Home automation is now mainstream, thanks to a strong internet and widespread use of WiFi routers in our homes. Perhaps you’ve heard the term “smart home” used to describe a home with devices that can be monitored and/or controlled from your smartphone.
The most widely adopted such device is probably the Ring doorbell. You may have one on your own home. Rita and I do, plus one on the door of Golden Real Estate. If you ring our home doorbell, Rita gets an alert on her iPhone and can see and converse with whoever is there. The visitor wouldn’t know if Rita is home or not as they converse, and, even if the visitor doesn’t ring the doorbell, Rita’s alerted to “motion at the front door” and a video of it is archived in the “cloud” for later viewing — great for identifying “porch pirates.”
If you ring the doorbell at Golden Real Estate, I get the notification on my iPhone and can converse with you and perhaps arrange to have an agent meet you there shortly.
There are countless other examples of “smart” devices. For example, we have a car wash closet on the back of our office building, and I’m concerned about the pipes freezing if it gets really cold, so I installed a WiFi connected device which tells me on an app both the outdoor temperature and the temperature inside the closet. And it alerts me when the inside temperature drops below 35 degrees.
We also have security cameras inside and outside our building which I can view on my smartphone or in the office, allowing me to go back in time to capture suspicious events, such as when a snowblower was stolen last year. I have a similar system at home.
If you subscribe to Dish Network or DirecTV, you have a smart device there, able to schedule and even watch DVR recordings on your smartphone or tablet. My Samsung TV is itself “smart” which is what makes it possible to stream Netflix shows and movies.
Even our refrigerator is “smart.” Rita and I can actually look inside the refrigerator on our smartphones while shopping!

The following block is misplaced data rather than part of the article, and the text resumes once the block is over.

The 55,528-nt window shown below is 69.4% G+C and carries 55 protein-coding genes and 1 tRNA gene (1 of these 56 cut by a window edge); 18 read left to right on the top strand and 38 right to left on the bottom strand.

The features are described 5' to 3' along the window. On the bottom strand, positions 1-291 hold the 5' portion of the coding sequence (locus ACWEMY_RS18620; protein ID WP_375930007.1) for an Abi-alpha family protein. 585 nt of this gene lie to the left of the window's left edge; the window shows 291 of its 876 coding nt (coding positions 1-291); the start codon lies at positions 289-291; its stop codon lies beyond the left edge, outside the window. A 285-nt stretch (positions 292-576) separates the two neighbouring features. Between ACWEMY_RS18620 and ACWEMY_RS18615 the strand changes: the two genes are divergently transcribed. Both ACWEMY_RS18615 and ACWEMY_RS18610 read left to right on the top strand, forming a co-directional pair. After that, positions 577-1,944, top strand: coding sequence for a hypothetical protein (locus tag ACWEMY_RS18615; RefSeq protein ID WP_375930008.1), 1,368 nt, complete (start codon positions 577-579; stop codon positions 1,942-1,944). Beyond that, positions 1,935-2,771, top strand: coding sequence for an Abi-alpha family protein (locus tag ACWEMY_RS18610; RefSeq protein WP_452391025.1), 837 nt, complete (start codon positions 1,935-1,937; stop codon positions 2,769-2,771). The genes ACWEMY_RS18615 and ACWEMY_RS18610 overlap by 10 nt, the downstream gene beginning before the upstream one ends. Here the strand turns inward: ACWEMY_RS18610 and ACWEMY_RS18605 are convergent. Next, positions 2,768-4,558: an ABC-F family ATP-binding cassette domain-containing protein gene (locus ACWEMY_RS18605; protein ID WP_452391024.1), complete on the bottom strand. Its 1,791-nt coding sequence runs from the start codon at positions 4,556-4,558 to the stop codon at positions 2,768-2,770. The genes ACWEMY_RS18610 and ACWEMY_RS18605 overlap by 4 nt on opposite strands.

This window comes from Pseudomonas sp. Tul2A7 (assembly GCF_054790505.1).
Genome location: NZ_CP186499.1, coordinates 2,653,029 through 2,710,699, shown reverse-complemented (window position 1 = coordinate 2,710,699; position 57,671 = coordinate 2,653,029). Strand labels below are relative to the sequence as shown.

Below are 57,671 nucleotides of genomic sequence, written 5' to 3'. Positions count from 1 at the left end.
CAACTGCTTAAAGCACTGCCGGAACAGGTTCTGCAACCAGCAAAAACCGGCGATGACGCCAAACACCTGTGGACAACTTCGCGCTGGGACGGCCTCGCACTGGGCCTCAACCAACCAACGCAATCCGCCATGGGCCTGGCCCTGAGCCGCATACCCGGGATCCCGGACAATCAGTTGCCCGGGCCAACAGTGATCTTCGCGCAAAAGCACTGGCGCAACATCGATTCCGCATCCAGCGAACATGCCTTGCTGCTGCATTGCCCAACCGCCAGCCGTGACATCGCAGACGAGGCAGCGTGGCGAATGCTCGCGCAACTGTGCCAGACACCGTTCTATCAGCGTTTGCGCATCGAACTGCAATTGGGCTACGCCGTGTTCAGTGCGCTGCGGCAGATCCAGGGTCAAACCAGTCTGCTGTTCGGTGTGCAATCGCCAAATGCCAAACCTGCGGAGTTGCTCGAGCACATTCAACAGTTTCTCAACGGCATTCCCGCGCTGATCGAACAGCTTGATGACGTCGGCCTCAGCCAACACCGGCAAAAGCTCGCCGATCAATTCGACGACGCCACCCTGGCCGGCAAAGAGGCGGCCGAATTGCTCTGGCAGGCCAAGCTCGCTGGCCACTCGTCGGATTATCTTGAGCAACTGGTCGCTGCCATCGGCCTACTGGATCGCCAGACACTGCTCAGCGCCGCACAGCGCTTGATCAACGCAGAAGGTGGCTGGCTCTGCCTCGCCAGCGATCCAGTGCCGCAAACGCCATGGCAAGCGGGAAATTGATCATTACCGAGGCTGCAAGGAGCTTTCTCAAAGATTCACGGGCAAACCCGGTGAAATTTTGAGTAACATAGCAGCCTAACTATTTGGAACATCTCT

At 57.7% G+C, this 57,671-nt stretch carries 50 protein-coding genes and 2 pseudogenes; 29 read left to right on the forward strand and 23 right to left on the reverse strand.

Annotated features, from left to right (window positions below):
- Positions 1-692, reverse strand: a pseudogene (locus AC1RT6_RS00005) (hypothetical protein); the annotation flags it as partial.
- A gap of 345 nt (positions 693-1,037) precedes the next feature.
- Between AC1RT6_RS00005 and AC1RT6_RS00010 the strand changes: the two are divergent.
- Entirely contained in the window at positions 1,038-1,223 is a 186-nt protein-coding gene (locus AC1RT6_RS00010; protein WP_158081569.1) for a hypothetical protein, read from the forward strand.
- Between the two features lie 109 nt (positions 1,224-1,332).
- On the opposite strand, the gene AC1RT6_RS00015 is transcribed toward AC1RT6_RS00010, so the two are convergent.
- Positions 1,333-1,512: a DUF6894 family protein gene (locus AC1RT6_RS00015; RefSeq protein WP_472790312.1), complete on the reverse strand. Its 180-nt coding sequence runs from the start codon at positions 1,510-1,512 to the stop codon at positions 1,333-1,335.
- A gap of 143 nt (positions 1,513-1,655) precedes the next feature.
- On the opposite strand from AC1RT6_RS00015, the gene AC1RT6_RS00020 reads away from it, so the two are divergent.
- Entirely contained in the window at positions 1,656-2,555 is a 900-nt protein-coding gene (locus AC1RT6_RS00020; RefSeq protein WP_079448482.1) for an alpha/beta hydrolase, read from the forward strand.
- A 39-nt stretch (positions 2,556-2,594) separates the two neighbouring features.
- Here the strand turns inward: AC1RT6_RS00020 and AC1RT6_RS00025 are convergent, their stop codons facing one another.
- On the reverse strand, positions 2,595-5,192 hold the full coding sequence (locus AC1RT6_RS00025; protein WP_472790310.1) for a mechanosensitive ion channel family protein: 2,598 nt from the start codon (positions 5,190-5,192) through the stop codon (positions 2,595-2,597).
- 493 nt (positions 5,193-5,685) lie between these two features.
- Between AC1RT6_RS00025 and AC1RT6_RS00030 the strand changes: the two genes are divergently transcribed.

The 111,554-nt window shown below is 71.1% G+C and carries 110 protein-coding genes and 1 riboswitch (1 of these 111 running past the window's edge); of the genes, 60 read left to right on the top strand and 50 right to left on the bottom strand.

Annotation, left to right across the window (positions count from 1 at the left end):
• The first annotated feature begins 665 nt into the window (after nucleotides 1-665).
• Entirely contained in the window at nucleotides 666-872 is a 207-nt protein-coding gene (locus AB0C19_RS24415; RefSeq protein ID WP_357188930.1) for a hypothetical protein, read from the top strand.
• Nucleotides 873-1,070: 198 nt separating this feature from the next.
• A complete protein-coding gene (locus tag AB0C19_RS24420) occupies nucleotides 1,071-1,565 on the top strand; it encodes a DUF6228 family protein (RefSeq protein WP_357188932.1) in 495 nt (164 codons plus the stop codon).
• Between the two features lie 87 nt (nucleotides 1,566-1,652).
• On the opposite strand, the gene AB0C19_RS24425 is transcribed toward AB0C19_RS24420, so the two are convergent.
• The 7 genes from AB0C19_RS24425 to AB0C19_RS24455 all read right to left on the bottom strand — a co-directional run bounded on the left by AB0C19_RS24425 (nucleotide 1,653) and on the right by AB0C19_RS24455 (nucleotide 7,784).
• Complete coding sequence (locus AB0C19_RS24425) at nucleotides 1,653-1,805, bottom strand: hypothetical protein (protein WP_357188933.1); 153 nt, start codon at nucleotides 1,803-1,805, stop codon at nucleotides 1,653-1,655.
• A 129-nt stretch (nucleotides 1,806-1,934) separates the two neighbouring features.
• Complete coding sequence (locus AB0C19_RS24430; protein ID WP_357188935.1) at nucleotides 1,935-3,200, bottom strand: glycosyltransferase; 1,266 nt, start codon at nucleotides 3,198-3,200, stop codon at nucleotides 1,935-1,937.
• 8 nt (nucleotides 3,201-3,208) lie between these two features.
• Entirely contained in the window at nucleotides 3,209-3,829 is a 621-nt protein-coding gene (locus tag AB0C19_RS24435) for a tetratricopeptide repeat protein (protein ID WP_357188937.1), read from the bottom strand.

A client of mine has an internet-connected garage door opener that alerts him when the door opens and closes, and he can open or close it from his smartphone — very useful since his detached garage faces the alley and he has no way of knowing if it is open or closed without leaving his house and walking around the garage to the alley.
WiFi-enabled (i.e., wireless) security cameras make it possible to have cameras in places not previously possible. The cameras are powered by lithium-ion batteries that last 4 to 6 months between charges and can be mounted up to 300 feet from their base station. One such application is the wireless camera on the EV charging station in our parking lot, which was once vandalized. Next time, I’ll be able to identify the culprit.
Other applications you might consider are WiFi-connected moisture detectors and smoke and carbon monoxide detectors. Baby monitors are a no-brainer, too. As long as you have your phone with you, you’ll be able to see and talk to your baby in his room.
WiFi-connected electric shades, especially on your out-of-reach windows, could help you save energy and money by opening and closing based on indoor temperature.
My solar PV system at home is internet connected, not only so I can monitor it but so the leasing company which has guaranteed a certain level of production can know when it has not produced as promised and can automatically send me a check for the under-production. (I have received two such checks.)
Nest is a big provider of smart devices, best known for their thermostat, which not only senses occupancy but can be adjusted remotely.
An alternative to lockboxes that is now widely available is the WiFi connected electric deadbolt. When someone rings your video doorbell and you want to let them into your house, you can unlock your door on your smartphone to let the person in and lock it when they go.
There are devices to make electric outlets “smart” so any device plugged into them can be powered on or off from your smartphone. A variation on that is one with dimming capability. As you can see, there’s no end to what you can do to make your home a “smart” home.
If you want to check out other devices for your home, Google is your friend, or simply go to www.SmartHome.com, which sells smart home devices from a multitude of manufacturers, including Ring, Next, Amazon, and others.
Alexa and other “smart speakers” are also “smart listeners” and, like all internet-connected devices, can be hacked, so it is important that you have strong passwords and take other precautions.